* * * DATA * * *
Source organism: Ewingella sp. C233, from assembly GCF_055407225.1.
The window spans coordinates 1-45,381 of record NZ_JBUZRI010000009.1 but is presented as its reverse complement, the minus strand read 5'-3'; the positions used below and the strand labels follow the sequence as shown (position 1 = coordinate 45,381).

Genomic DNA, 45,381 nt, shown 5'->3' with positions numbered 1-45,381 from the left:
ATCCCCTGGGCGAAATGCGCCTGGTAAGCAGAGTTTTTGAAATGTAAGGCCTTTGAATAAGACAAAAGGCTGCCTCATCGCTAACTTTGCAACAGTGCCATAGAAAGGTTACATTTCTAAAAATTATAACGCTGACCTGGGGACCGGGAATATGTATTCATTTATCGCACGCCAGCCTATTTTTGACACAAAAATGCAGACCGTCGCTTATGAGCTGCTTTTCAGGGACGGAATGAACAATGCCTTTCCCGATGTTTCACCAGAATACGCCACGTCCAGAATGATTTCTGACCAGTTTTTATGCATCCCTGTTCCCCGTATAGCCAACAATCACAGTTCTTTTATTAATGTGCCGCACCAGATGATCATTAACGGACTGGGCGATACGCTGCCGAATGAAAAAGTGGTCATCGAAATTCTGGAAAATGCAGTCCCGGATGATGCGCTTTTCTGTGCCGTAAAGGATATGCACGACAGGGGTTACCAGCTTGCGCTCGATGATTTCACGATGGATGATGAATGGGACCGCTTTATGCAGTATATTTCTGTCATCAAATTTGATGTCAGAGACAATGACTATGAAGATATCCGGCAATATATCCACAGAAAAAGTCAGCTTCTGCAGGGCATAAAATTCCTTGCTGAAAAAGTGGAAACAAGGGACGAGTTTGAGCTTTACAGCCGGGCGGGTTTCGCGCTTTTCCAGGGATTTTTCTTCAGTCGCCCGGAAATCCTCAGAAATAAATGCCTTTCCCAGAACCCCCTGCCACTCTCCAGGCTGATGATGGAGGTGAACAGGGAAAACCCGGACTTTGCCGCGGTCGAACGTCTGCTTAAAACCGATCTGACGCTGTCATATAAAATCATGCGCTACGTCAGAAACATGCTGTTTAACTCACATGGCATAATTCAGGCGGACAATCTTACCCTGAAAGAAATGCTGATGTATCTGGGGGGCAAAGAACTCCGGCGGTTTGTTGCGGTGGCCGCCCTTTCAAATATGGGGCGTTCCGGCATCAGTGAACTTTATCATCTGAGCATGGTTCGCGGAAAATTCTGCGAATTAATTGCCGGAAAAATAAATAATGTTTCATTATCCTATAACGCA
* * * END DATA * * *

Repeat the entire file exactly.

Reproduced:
Source organism: Ewingella sp. C233, from assembly GCF_055407225.1.
The window spans coordinates 1-45,381 of record NZ_JBUZRI010000009.1 but is presented as its reverse complement, the minus strand read 5'-3'; the positions used below and the strand labels follow the sequence as shown (position 1 = coordinate 45,381).

Genomic DNA, 45,381 nt, shown 5'->3' with positions numbered 1-45,381 from the left:
ATCCCCTGGGCGAAATGCGCCTGGTAAGCAGAGTTTTTGAAATGTAAGGCCTTTGAATAAGACAAAAGGCTGCCTCATCGCTAACTTTGCAACAGTGCCATAGAAAGGTTACATTTCTAAAAATTATAACGCTGACCTGGGGACCGGGAATATGTATTCATTTATCGCACGCCAGCCTATTTTTGACACAAAAATGCAGACCGTCGCTTATGAGCTGCTTTTCAGGGACGGAATGAACAATGCCTTTCCCGATGTTTCACCAGAATACGCCACGTCCAGAATGATTTCTGACCAGTTTTTATGCATCCCTGTTCCCCGTATAGCCAACAATCACAGTTCTTTTATTAATGTGCCGCACCAGATGATCATTAACGGACTGGGCGATACGCTGCCGAATGAAAAAGTGGTCATCGAAATTCTGGAAAATGCAGTCCCGGATGATGCGCTTTTCTGTGCCGTAAAGGATATGCACGACAGGGGTTACCAGCTTGCGCTCGATGATTTCACGATGGATGATGAATGGGACCGCTTTATGCAGTATATTTCTGTCATCAAATTTGATGTCAGAGACAATGACTATGAAGATATCCGGCAATATATCCACAGAAAAAGTCAGCTTCTGCAGGGCATAAAATTCCTTGCTGAAAAAGTGGAAACAAGGGACGAGTTTGAGCTTTACAGCCGGGCGGGTTTCGCGCTTTTCCAGGGATTTTTCTTCAGTCGCCCGGAAATCCTCAGAAATAAATGCCTTTCCCAGAACCCCCTGCCACTCTCCAGGCTGATGATGGAGGTGAACAGGGAAAACCCGGACTTTGCCGCGGTCGAACGTCTGCTTAAAACCGATCTGACGCTGTCATATAAAATCATGCGCTACGTCAGAAACATGCTGTTTAACTCACATGGCATAATTCAGGCGGACAATCTTACCCTGAAAGAAATGCTGATGTATCTGGGGGGCAAAGAACTCCGGCGGTTTGTTGCGGTGGCCGCCCTTTCAAATATGGGGCGTTCCGGCATCAGTGAACTTTATCATCTGAGCATGGTTCGCGGAAAATTCTGCGAATTAATTGCCGGAAAAATAAATAATGTTTCATTATCCTATAACGCA